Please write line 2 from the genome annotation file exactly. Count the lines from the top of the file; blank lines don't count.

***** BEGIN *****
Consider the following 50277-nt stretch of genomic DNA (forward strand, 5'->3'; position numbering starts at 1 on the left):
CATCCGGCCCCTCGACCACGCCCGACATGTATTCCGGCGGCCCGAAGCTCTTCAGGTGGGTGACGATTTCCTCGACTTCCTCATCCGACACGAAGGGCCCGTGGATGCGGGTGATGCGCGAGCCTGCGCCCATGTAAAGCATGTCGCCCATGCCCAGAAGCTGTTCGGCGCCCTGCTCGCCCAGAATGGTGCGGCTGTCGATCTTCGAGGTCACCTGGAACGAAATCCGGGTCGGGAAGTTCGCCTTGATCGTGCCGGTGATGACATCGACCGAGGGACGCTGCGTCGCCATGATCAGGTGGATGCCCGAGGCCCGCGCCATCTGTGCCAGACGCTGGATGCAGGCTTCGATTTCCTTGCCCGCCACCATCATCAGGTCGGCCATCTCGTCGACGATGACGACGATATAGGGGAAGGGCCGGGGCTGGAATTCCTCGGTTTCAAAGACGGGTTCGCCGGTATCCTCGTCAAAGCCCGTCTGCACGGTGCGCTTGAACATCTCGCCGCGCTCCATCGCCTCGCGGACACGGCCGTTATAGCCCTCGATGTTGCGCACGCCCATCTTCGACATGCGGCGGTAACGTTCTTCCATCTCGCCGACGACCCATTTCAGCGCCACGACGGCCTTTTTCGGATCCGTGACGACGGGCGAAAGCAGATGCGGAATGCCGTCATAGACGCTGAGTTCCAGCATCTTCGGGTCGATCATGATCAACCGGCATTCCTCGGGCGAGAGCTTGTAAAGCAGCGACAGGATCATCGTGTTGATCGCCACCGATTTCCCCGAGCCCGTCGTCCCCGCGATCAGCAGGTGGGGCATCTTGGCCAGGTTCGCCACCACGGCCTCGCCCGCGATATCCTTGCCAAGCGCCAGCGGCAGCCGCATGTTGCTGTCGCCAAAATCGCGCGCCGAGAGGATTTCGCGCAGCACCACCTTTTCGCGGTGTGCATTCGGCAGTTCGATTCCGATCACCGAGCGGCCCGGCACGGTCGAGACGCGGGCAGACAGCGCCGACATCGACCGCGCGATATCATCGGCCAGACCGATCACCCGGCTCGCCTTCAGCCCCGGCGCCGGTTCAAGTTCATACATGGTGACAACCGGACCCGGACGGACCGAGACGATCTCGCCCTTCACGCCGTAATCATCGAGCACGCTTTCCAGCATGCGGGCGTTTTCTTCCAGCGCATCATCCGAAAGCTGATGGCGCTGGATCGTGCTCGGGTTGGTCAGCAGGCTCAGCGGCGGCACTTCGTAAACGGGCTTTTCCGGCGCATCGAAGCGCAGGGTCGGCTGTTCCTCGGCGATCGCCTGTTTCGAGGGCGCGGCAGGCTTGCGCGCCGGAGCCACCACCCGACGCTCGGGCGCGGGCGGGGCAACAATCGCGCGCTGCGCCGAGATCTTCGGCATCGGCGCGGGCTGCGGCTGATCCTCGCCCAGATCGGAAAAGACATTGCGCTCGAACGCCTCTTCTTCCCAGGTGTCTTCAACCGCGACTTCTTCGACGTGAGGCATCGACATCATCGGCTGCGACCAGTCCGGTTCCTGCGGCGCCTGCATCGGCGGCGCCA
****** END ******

CATCCGGCCCCTCGACCACGCCCGACATGTATTCCGGCGGCCCGAAGCTCTTCAGGTGGGTGACGATTTCCTCGACTTCCTCATCCGACACGAAGGGCCCGTGGATGCGGGTGATGCGCGAGCCTGCGCCCATGTAAAGCATGTCGCCCATGCCCAGAAGCTGTTCGGCGCCCTGCTCGCCCAGAATGGTGCGGCTGTCGATCTTCGAGGTCACCTGGAACGAAATCCGGGTCGGGAAGTTCGCCTTGATCGTGCCGGTGATGACATCGACCGAGGGACGCTGCGTCGCCATGATCAGGTGGATGCCCGAGGCCCGCGCCATCTGTGCCAGACGCTGGATGCAGGCTTCGATTTCCTTGCCCGCCACCATCATCAGGTCGGCCATCTCGTCGACGATGACGACGATATAGGGGAAGGGCCGGGGCTGGAATTCCTCGGTTTCAAAGACGGGTTCGCCGGTATCCTCGTCAAAGCCCGTCTGCACGGTGCGCTTGAACATCTCGCCGCGCTCCATCGCCTCGCGGACACGGCCGTTATAGCCCTCGATGTTGCGCACGCCCATCTTCGACATGCGGCGGTAACGTTCTTCCATCTCGCCGACGACCCATTTCAGCGCCACGACGGCCTTTTTCGGATCCGTGACGACGGGCGAAAGCAGATGCGGAATGCCGTCATAGACGCTGAGTTCCAGCATCTTCGGGTCGATCATGATCAACCGGCATTCCTCGGGCGAGAGCTTGTAAAGCAGCGACAGGATCATCGTGTTGATCGCCACCGATTTCCCCGAGCCCGTCGTCCCCGCGATCAGCAGGTGGGGCATCTTGGCCAGGTTCGCCACCACGGCCTCGCCCGCGATATCCTTGCCAAGCGCCAGCGGCAGCCGCATGTTGCTGTCGCCAAAATCGCGCGCCGAGAGGATTTCGCGCAGCACCACCTTTTCGCGGTGTGCATTCGGCAGTTCGATTCCGATCACCGAGCGGCCCGGCACGGTCGAGACGCGGGCAGACAGCGCCGACATCGACCGCGCGATATCATCGGCCAGACCGATCACCCGGCTCGCCTTCAGCCCCGGCGCCGGTTCAAGTTCATACATGGTGACAACCGGACCCGGACGGACCGAGACGATCTCGCCCTTCACGCCGTAATCATCGAGCACGCTTTCCAGCATGCGGGCGTTTTCTTCCAGCGCATCATCCGAAAGCTGATGGCGCTGGATCGTGCTCGGGTTGGTCAGCAGGCTCAGCGGCGGCACTTCGTAAACGGGCTTTTCCGGCGCATCGAAGCGCAGGGTCGGCTGTTCCTCGGCGATCGCCTGTTTCGAGGGCGCGGCAGGCTTGCGCGCCGGAGCCACCACCCGACGCTCGGGCGCGGGCGGGGCAACAATCGCGCGCTGCGCCGAGATCTTCGGCATCGGCGCGGGCTGCGGCTGATCCTCGCCCAGATCGGAAAAGACATTGCGCTCGAACGCCTCTTCTTCCCAGGTGTCTTCAACCGCGACTTCTTCGACGTGAGGCATCGACATCATCGGCTGCGACCAGTCCGGTTCCTGCGGCGCCTGCATCGGCGGCGCCA